Spider-Man Writers Say Bringing Back Iron Man Is a "Non-starter" at Marvel
Warning: this story contains spoilers for Spider-Man: No Way Home. Multiversal villains are back from the dead in Spider-Man: No Way Home, but screenwriters Chris McKenna and Erik Sommers say Marvel Studios never weighed opening the Multiverse to undo the Avengers: Endgame death of Iron Man (Robert Downey Jr). In a recent interview on The Q&A with Jeff Goldsmith podcast, the writing team behind Marvel and Sony's Homecoming trilogy addressed moving on from Tony Stark after 2019's Spider-Man: Far From Home and why it's Aunt May (Marisa Tomei) — not Iron Man or Uncle Ben — who teaches Peter Parker (Tom Holland) the ultimate lesson: "With great power, there must also come great responsibility."
"I think honestly that's a non-starter in the halls of Marvel, at least in our experience. They just don't really like constantly evoking [Iron Man]," McKenna said when asked if the creative team considered bringing back Downey's Tony Stark. "I mean, obviously, Tony cast such a large shadow even after Endgame — which we dealt with in Far From Home — but I think everyone felt like we can't just keep on going to the Tony well."
Because the Marvel Studios reboot avoided a retread of the Spider-Man origin story, Holland and director Jon Watts saw Spider-Man mentor Tony Stark as the Marvel Cinematic Universe equivalent of Peter's Uncle Ben. But a lesson in power and responsibility wouldn't come until Aunt May's death at the hands of the Green Goblin (Willem Dafoe).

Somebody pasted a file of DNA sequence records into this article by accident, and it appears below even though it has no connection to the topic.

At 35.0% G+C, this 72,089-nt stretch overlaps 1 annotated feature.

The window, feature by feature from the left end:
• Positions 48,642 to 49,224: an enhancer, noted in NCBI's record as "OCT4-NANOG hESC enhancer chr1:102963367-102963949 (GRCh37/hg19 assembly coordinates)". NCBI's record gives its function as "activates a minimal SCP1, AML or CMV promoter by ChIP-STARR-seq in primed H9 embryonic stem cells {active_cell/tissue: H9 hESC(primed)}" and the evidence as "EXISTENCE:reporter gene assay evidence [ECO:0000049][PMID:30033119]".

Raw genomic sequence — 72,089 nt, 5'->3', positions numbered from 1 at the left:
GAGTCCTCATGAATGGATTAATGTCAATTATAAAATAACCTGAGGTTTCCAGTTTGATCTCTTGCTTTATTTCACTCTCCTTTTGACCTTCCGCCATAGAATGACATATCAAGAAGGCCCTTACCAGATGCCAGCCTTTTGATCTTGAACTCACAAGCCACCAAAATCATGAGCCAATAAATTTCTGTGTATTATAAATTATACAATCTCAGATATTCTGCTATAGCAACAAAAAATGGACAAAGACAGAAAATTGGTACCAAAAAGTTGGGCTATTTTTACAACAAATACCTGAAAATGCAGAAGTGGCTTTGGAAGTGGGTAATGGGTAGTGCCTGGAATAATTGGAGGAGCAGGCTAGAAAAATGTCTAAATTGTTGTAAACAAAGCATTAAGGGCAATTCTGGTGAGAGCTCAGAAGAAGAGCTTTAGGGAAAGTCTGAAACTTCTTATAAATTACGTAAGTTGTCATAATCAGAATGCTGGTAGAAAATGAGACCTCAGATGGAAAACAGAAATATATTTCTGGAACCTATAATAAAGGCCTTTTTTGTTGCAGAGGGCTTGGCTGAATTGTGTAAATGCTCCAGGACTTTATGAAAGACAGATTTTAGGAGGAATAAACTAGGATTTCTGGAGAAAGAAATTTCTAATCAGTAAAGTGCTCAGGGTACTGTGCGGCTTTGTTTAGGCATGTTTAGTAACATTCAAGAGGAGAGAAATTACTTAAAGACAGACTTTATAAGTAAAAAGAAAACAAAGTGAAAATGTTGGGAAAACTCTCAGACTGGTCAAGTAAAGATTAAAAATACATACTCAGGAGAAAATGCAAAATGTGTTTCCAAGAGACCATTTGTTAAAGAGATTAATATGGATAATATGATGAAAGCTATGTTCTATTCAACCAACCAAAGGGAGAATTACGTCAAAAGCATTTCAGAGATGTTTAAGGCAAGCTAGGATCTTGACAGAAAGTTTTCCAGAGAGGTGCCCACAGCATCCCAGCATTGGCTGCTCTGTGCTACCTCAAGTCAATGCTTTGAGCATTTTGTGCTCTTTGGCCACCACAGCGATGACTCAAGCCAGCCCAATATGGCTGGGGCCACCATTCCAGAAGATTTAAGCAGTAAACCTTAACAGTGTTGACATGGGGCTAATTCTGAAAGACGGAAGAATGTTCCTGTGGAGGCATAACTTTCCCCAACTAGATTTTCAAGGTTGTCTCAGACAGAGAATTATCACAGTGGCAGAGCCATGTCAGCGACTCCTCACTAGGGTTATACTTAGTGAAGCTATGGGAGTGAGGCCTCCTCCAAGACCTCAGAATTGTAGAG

"I think what we started realizing as we were writing this is that [Tony] wasn't the Uncle Ben. He was a father figure, there was a bond between them," McKenna said, pointing out that bond between Peter and Tony inspired the genius inventor to pull off a time heist to blip back the snapped in Endgame. "But I think in writing [No Way Home], we started realizing that we had an opportunity here to tell a different story for Peter Parker that, by the end of this movie, maybe is a different origin story than everyone else has assumed up to this point."
After positioning Iron Man as a mentor in 2017's Spider-Man: Homecoming, and dealing with the fallout of Stark's death in 2019's Spider-Man: Far From Home, this three-movie origin story is completed with lessons from May and Peter's older "brothers" — multiversal variants played by Tobey Maguire and Andrew Garfield.
"I don't think having Tony there would have done anything," McKenna said. "We started realizing that the moral impetus — the guidepost of his life — is May and that for the first time he's being tested about whether he can truly live up to this code that she's instilled in him. That's the story that is really what this Peter Parker story is all about."
Spider-Man: No Way Home is now playing exclusively in theaters and will soon be available to own on digital.